Helen Frankenthaler, Grey Fireworks, 2000.
63-color silkscreen. Wells Fargo Collection.
Starters: Selections from the Wells Fargo Collection
SEPTEMBER 14–NOVEMBER 24, 2013
Through much of the fall, the Morris is displaying a large sampling from the Wells Fargo Collection, one of the most renowned corporate collections in the United States. The exhibition includes representative examples from the company's main areas of collecting interest—nineteenth-century American paintings, contemporary prints, photography, and art nouveau posters—and features fifty works of art in a variety of media. These works offer a broad overview of artistic development from the 1830s through the twentieth century. The exhibition highlights a number of major artistic contributors, including Andy Warhol, Helen Frankenthaler, Alfred Stieglitz, Berenice Abbott, Dorothea Lange, Roy DeCarava, George Caleb Bingham, and Alphonse Mucha, among many others.
Julyan Davis, "By Her Lily White Hand" (Banks
of the Ohio), 2012. Oil on canvas.Courtesy of the artist.
Dark Corners: The Appalachian Murder Ballads: Paintings by Julyan Davis
OCTOBER 12–DECEMBER 15, 2013
Davis's most recent work, Dark Corners interprets traditional American, English, and Celtic ballads through images of the contemporary South. He has said the folk songs that are native to the South have provided him with a familiar narrative and a human history that connects to his own background. In his view, the stories may be old, but, "one only has to pick up a newspaper to see that they remain fully contemporary." He describes the songs as close to his heart and identifies the folk music of the American South as something that has provided him with a direct connection to the Southern landscape for more than half of his life.
Eldridge Bagley, Reunion Table, 1998. Morris
Museum of Art,
Images of Hearth and Home by Eldridge Bagley
NOVEMBER 12, 2013–JANUARY 19, 2014
Born in 1945 and raised on a farm outside Kenbridge, Virginia, Eldridge Bagley is inspired by his surroundings, employing memory, personal experience, and imagination in equal parts to chronicle a lifestyle that once sustained many, but today is nearly lost to the encroachment of exurbia and the steady advance of the bigbox store. His work entered the Morris Museum through the acquisition of the Norrell Collection in 2006. He is represented here by dozens of paintings, all of them depicting his beloved Southside.
Hunt Slonem painting in his studio.
The Worlds of Hunt Slonem
DECEMBER 7, 2013–FEBRUARY 23, 2014
A prolific painter, printmaker, and sculptor, Hunt Slonem has become best known for his neoexpressionist paintings of tropical birds, which are often based on or inspired by a personal aviary he has maintained over the years. Now one of America’s most renowned artists, his work is included in more than fifty major museum collections, including those of the Smithsonian American Art Museum, the National Gallery of Art, the Metropolitan Museum of Art, the Whitney Museum of American Art, the Solomon R. Guggenheim Museum, and the Morris Museum of Art, to cite just a few. His work has been exhibited internationally, and in the United States alone it has been the subject of one-person exhibitions in more than thirty museums.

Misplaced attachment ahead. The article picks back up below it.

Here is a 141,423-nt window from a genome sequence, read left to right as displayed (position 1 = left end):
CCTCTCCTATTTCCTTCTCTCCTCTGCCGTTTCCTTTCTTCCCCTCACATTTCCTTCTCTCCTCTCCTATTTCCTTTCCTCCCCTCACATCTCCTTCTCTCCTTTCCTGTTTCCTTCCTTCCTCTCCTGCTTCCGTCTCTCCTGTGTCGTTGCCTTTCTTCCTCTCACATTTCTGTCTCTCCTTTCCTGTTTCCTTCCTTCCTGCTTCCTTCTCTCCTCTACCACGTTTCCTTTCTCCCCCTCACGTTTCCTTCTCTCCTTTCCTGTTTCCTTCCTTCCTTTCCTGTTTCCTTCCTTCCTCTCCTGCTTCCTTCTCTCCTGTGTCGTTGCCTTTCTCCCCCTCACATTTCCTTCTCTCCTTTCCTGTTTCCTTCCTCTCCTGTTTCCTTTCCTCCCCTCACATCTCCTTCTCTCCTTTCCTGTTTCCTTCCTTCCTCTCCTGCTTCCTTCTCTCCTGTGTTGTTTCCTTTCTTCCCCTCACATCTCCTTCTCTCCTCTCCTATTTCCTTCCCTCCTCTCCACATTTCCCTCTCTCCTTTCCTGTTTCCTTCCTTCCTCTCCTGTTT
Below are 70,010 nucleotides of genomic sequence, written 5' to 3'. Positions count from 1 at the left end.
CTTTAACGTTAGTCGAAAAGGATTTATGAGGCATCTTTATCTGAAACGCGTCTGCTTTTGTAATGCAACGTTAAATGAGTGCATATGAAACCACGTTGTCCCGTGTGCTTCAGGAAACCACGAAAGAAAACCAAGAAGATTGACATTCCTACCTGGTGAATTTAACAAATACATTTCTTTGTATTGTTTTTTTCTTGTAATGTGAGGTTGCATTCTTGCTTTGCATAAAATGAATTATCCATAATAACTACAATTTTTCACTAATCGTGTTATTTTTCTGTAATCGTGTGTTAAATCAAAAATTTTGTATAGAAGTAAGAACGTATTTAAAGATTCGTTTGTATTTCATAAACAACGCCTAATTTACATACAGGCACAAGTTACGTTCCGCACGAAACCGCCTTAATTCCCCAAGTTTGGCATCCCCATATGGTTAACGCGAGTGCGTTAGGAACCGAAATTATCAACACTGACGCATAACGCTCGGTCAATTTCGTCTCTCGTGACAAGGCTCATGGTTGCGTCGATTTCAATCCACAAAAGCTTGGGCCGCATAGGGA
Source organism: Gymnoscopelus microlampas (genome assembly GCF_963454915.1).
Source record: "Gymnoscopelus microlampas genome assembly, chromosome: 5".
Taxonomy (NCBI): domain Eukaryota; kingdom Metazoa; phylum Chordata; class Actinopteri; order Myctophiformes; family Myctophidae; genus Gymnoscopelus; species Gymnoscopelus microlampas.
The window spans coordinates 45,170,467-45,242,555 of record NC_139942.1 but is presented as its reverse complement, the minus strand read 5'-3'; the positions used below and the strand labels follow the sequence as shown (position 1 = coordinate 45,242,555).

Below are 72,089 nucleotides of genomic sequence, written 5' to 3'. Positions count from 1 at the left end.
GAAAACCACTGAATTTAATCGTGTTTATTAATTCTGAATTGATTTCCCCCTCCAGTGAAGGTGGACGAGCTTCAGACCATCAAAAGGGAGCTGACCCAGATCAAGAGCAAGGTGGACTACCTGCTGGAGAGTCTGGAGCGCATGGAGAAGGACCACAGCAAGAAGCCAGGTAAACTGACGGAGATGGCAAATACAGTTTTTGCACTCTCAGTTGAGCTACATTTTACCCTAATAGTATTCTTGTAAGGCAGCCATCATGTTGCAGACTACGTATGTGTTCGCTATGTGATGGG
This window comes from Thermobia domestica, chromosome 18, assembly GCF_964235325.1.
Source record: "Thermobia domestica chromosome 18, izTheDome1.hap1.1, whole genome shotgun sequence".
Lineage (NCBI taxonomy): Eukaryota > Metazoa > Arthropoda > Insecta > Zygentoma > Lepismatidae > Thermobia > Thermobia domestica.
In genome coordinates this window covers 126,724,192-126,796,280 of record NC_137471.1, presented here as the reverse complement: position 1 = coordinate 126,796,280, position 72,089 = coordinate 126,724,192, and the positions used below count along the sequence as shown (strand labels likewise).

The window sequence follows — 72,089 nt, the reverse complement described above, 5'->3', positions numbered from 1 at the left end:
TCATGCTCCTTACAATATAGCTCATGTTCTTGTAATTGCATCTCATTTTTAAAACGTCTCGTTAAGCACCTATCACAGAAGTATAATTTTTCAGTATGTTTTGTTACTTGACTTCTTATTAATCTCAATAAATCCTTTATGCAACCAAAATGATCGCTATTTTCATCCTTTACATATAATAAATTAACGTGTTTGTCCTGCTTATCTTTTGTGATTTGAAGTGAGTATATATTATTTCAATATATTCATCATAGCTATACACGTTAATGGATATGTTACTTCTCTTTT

Jeff Birchill, Born to Run Free, 2012.
Georgia marble. Courtesy of the artist.
Released from Stone: Animal Sculpture by Jeff Birchill
CLOSES MARCH 2, 2014
After a successful career as a graphic designer, Jeff Birchill set up a workspace in his backyard and started carving figures, chiefly animals, out of stone. All of his work is created by hand—that is, he carves only with a hammer and various chisels. He believes that most work done with power tools looks as if the tools controlled the artist and not the other way around. To an unusual degree, the stone itself determines what he as an artist does with it. He has stated, “I have to see the image in the stone before I even start. I let the stone tell me what’s in it and then, as Michelangelo said, ‘I just chip away everything it is not.’” Birchill describes himself as “classically self-trained,” and his work is that of a man possessed of highly developed technical skills and blessed with a good eye. He is represented by Zimmerman Gallery. This is his first museum exhibition.
Edward Rice, Steeple, 2007. Monotype with
chine collé on paper. Courtesy of King
King Snake Press: A Fifteenth Anniversary Overview
JANUARY 11–MARCH 9, 2014
Founded in 1998, King Snake Press grew out of Phil Garrett’s love for creating monotypes, a medium he has explored since the mid-1980s. After earning a BFA in printmaking from the San Francisco Art Institute and working with several master printers, Garrett sought to encourage other artists to participate in the collaborative process of creating unique prints, which led to his founding King Snake. Working with a master printer allows an artist to become comfortable with a very different approach to making art: the artist brings the ideas and the printer offers technical advice, freeing the artist to focus on the art. Garrett’s own aesthetic is never reflected in the collaborative work, and each artist leaves with his or her own vision in the form of monotypes. King Snake Press has had a tremendous impact on nearly fifty artists who have worked with this master printer.